In a controversial stunt, St. James' Church in central London erects a replica of the wall separating Bethlehem and the West Bank in an attempt to show the reality of Palestinian life.
Britain got a taste of Palestinian life this week when a London church unveiled an eight-meter-high replica of the Israeli-built wall that surrounds Bethlehem in the occupied West Bank.
The feature at St James' Church, is designed to replicate the Israel/Palestine barrier wall which stands around the holy city and other parts of the territories has already caused a stir in the capital.
The controversial wall, erected in a bid to highlight injustice in Palestine, has divided the city as members of the public have scrawled both pro-Palestinian and pro-Israeli graffiti on the structure. The move comes as part of the “Bethlehem Unwrapped” festival, set to run from December 23 to January 5. The festival's Creative Director Justin Butcher said: The festival aims to “unwrap” the image of Bethlehem, which for many in the West is based on the “sentimental Victorian image found on Christmas cards and perpetuated in Christmas carols."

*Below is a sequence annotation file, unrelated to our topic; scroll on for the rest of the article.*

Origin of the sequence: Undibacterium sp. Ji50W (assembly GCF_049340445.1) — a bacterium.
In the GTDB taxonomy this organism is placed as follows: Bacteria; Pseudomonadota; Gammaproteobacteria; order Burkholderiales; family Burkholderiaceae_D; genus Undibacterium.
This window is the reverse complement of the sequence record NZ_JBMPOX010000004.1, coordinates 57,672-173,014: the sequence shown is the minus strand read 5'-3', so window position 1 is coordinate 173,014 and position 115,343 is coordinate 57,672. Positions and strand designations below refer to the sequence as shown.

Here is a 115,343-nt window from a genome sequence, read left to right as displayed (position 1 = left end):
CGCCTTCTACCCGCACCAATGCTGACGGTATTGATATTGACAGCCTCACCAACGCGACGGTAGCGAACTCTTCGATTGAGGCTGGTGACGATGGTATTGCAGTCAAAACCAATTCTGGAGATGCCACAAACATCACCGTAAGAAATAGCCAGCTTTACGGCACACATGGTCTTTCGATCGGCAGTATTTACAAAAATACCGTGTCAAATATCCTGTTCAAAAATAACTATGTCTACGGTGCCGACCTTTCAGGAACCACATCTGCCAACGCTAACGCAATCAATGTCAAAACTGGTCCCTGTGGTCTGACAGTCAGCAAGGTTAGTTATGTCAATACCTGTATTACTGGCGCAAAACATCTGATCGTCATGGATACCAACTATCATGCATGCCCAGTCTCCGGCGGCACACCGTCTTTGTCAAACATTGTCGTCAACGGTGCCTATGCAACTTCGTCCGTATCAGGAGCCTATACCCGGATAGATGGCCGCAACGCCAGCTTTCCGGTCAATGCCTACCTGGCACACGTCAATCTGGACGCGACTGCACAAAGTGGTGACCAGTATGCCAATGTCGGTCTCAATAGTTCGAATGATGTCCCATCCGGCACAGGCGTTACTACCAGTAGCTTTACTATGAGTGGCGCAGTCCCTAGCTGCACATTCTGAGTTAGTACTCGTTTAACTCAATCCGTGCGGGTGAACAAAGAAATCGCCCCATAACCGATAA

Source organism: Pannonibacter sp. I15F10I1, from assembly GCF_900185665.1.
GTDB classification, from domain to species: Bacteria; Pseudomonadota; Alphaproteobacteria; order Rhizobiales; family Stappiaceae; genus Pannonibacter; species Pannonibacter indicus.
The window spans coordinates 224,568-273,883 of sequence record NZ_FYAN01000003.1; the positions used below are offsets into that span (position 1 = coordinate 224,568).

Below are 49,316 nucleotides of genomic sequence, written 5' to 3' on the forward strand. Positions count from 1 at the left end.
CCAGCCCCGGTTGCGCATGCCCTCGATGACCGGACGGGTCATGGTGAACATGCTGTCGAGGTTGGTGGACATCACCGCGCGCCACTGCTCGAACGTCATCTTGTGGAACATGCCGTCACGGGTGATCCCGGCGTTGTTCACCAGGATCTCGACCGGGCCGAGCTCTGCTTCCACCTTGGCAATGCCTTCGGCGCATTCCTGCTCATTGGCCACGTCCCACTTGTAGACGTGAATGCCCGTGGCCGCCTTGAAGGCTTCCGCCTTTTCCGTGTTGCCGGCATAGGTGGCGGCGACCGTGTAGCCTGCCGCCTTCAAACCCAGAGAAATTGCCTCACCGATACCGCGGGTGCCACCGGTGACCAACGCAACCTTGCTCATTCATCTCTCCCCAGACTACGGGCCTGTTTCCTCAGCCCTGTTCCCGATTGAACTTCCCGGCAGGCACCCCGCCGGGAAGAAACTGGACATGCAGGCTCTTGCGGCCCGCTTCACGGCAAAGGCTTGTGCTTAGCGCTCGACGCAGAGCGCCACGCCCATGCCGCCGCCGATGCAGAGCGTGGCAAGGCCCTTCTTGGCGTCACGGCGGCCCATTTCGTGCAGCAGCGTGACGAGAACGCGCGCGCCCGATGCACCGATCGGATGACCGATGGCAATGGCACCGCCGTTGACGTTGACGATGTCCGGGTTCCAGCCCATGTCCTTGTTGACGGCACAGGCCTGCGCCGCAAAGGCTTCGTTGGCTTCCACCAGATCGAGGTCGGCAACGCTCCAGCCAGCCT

He added: "The wall divides communities from one another and divides communities from their land, It has a really devastating effect on the Palestinian economy and Palestinian communities. This is not a straight forward border divide.”
Meanwhile, church rector Reverand Lucy Winkett said that “This wall is symbolic of walls all over the world that divide and confine peoples, restricting free movement and dominating the imagination of those who live behind them.”